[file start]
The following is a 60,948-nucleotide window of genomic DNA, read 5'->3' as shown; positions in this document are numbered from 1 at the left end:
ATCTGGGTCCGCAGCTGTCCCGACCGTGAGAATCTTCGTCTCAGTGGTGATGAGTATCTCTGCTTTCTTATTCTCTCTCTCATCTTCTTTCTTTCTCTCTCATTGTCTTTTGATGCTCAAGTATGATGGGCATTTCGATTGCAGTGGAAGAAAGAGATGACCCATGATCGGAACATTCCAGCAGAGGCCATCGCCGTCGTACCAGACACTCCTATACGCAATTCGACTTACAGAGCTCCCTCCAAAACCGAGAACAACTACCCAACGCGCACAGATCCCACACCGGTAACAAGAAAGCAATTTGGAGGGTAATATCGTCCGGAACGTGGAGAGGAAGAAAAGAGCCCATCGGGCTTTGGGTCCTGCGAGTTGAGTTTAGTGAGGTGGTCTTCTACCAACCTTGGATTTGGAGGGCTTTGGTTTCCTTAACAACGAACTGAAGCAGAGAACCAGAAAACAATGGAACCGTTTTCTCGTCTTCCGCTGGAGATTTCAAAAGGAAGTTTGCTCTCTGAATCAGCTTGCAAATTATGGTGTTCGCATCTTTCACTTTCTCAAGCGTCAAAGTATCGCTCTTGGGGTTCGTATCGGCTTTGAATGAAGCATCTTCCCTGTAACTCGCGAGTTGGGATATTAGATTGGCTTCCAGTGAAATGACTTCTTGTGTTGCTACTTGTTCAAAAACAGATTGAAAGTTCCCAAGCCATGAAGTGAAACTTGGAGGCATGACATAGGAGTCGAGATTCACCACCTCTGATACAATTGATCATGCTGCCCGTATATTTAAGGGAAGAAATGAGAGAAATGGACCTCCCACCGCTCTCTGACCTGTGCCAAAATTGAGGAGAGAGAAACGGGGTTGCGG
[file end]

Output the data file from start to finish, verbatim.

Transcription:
The following is a 60,948-nucleotide window of genomic DNA, read 5'->3' as shown; positions in this document are numbered from 1 at the left end:
ATCTGGGTCCGCAGCTGTCCCGACCGTGAGAATCTTCGTCTCAGTGGTGATGAGTATCTCTGCTTTCTTATTCTCTCTCTCATCTTCTTTCTTTCTCTCTCATTGTCTTTTGATGCTCAAGTATGATGGGCATTTCGATTGCAGTGGAAGAAAGAGATGACCCATGATCGGAACATTCCAGCAGAGGCCATCGCCGTCGTACCAGACACTCCTATACGCAATTCGACTTACAGAGCTCCCTCCAAAACCGAGAACAACTACCCAACGCGCACAGATCCCACACCGGTAACAAGAAAGCAATTTGGAGGGTAATATCGTCCGGAACGTGGAGAGGAAGAAAAGAGCCCATCGGGCTTTGGGTCCTGCGAGTTGAGTTTAGTGAGGTGGTCTTCTACCAACCTTGGATTTGGAGGGCTTTGGTTTCCTTAACAACGAACTGAAGCAGAGAACCAGAAAACAATGGAACCGTTTTCTCGTCTTCCGCTGGAGATTTCAAAAGGAAGTTTGCTCTCTGAATCAGCTTGCAAATTATGGTGTTCGCATCTTTCACTTTCTCAAGCGTCAAAGTATCGCTCTTGGGGTTCGTATCGGCTTTGAATGAAGCATCTTCCCTGTAACTCGCGAGTTGGGATATTAGATTGGCTTCCAGTGAAATGACTTCTTGTGTTGCTACTTGTTCAAAAACAGATTGAAAGTTCCCAAGCCATGAAGTGAAACTTGGAGGCATGACATAGGAGTCGAGATTCACCACCTCTGATACAATTGATCATGCTGCCCGTATATTTAAGGGAAGAAATGAGAGAAATGGACCTCCCACCGCTCTCTGACCTGTGCCAAAATTGAGGAGAGAGAAACGGGGTTGCGG